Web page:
Documentary Review: ‘The Blue Angels’

by | May 20, 2024 | Featured Post, Movie Reviews, Movies | 0 comments

Greetings again from the darkness. My preferred method of movie watching means no trailer to set the stage prior to the lights dimming. Sometimes this leaves my assumptions a bit off-track, which can result in either a pleasant surprise or a bit of disappointment. Acknowledging that The Blue Angels seem tailor-made for an IMAX presentation, I was prepared for a combination of cool photography and a history lesson. The surprise here was that filmmaker Paul Crowder (probably best known as the Editor for Ron Howard’s 2017 Beatles documentary) chose to only dabble in the history and instead focus on a single performance season of one team.

Without a doubt, the camera work is spectacular and takes full advantage of the IMAX screen. Some of the shots are breathtaking, and yet the awe generated by the actual technical maneuvers performed (regularly) by the team somehow eclipses what would otherwise be more than enough to keep us engaged. Crowder takes us into the prep room as the new team members study techniques that if performed incorrectly, could result in death. Six Navy and one Marine pilot make up each team, and these pilots enter as well-trained and then take it up a notch.

We do learn The Blue Angels were established in 1946 by Chief of Naval Operations, Admiral Chester Nimitz, a Commander of Allied forces during WWII. His original mission for the team remains in place today. The Blue Angels are really a marketing device with a dual purpose: to convince taxpayers that their money is well spent and to motivate youngsters to pursue a career as a Navy pilot. Yes, it’s every bit the recruiting tool of the TOP GUN movies, as The Blue Angels perform 60 aerial shows for hundreds of thousands of spectators around the country each year. If you are curious, this year’s budget for The Blue Angels is $36 million straight from the Department of Defense by way of tax dollars. You might ask if that’s a legitimate use of defense funds, but this movie is not going to answer that or even address it.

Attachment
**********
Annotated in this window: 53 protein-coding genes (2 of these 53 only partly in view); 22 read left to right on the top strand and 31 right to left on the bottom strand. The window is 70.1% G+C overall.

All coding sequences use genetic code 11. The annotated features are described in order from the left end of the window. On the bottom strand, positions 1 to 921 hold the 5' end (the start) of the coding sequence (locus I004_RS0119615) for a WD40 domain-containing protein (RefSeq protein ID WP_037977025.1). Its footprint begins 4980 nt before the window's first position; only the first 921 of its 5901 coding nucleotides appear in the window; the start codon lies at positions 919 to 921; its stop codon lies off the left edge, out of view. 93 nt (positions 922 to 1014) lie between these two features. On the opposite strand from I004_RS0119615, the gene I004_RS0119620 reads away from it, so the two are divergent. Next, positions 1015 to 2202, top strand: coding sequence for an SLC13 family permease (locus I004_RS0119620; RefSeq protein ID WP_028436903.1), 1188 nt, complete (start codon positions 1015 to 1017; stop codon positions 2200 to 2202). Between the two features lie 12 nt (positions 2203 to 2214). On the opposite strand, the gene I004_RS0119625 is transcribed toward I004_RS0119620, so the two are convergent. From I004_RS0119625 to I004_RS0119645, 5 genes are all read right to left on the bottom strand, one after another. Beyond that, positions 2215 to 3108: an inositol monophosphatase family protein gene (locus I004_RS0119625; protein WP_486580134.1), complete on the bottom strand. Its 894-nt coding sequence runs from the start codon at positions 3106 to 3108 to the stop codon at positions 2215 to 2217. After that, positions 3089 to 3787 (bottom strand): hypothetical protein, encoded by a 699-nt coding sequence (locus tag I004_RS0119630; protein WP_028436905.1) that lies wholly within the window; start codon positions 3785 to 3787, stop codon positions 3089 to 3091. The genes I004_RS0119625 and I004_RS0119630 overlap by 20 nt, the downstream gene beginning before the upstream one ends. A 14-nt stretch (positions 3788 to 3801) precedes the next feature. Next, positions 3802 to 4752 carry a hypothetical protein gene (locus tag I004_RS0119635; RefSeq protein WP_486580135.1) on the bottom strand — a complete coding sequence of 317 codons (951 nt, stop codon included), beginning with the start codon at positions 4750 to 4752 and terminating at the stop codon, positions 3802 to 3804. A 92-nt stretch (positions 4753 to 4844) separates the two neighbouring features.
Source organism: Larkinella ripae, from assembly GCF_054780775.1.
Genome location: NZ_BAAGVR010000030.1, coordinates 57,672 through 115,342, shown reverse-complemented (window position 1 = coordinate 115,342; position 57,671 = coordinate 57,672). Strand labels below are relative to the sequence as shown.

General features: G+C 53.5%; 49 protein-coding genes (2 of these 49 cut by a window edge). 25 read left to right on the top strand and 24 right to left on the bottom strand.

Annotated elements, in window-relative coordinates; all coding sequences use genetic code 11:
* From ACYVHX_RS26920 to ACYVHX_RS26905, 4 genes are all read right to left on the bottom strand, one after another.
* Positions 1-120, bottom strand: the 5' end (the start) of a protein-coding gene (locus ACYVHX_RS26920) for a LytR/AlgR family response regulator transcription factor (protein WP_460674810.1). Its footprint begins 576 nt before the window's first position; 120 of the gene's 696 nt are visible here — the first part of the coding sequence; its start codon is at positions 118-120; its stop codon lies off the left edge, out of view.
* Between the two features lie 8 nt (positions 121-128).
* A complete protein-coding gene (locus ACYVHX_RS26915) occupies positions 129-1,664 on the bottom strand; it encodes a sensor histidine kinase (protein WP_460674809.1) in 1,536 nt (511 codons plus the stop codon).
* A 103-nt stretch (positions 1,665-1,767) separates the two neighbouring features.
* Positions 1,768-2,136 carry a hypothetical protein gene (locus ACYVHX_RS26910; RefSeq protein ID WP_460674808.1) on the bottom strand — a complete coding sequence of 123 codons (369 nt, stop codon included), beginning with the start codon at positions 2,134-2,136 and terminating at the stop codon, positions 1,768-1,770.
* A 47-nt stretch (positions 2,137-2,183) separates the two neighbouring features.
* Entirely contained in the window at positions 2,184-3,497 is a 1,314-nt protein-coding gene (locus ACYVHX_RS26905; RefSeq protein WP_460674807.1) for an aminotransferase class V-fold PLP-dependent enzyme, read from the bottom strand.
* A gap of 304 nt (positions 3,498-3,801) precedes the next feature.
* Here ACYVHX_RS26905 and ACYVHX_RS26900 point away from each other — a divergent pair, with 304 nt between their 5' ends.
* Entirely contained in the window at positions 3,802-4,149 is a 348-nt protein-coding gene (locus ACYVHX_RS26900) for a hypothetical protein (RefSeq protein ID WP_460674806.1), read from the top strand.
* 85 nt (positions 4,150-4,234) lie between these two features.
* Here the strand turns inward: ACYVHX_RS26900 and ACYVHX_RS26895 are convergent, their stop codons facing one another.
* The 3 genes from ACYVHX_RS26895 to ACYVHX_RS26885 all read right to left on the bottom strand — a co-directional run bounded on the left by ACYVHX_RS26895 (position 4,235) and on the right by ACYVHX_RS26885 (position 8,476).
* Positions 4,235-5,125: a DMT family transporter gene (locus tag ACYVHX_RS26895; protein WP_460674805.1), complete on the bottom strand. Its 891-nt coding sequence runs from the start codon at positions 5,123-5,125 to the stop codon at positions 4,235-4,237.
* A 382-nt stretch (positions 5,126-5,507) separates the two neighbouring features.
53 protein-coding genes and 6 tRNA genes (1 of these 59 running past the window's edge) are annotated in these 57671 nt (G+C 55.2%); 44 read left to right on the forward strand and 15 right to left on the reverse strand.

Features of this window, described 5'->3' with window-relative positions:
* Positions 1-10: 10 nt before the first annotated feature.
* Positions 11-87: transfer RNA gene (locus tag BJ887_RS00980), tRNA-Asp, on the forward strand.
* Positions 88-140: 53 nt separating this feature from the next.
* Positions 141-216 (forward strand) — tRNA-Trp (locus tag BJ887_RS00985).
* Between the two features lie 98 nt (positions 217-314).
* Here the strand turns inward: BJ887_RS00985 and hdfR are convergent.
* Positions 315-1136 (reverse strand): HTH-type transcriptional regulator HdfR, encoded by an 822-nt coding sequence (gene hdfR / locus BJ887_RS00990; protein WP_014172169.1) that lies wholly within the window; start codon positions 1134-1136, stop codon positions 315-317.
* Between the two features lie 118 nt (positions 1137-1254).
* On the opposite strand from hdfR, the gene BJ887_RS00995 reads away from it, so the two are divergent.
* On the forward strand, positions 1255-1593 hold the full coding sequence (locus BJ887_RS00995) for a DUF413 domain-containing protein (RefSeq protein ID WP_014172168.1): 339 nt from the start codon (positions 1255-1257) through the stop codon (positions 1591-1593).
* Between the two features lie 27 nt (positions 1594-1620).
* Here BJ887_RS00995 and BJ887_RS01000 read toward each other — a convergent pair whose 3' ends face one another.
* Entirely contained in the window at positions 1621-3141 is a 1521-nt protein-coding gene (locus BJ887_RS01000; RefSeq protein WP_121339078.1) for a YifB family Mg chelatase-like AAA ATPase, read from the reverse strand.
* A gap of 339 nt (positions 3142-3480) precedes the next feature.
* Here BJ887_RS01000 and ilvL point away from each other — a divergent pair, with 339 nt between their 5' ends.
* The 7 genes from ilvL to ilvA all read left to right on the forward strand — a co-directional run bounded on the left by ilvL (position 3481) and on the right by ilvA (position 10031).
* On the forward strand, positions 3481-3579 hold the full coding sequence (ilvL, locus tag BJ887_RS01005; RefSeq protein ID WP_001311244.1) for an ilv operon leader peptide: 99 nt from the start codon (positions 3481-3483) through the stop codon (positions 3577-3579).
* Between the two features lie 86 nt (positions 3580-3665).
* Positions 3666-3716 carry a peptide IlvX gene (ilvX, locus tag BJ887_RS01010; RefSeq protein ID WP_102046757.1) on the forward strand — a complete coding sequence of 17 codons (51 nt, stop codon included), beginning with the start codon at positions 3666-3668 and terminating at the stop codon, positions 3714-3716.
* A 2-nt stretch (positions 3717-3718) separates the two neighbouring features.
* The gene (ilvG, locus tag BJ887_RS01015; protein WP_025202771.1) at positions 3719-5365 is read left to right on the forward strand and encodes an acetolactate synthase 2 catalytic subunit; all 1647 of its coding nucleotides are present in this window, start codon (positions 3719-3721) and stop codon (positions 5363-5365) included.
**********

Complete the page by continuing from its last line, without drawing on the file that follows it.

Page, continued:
The behind-the-scenes and up-close analysis of the pilots and the program is quite impressive, and a hierarchy exists, as one would expect in the military. They are now flying Boeing F/A 18E/F Super Hornets, and the precision involved with their aerial maneuvers is mind-boggling. I won’t give it away other than to say inches are involved at 400 mph, making these visuals look like something out of a video game, rather than the actual sky with actual jets and actual pilots. While we aren’t allowed much insight into the maintenance of the jets, Crowder does emphasize how many are included on the total team. We learn about the 28 deaths that have occurred in the program over the years, and the final act revolves around the selection of the new team (including the first woman, Lt. Amanda Lee) and the transition of leadership. Like the flying, it’s all very precise. One thing becomes quite clear, they are all … “happy to be here.”

THE BLUE ANGELS is playing for one week at IMAX theaters through May 23, 2024, and streaming on Prime Video beginning May 23.

David Ferguson
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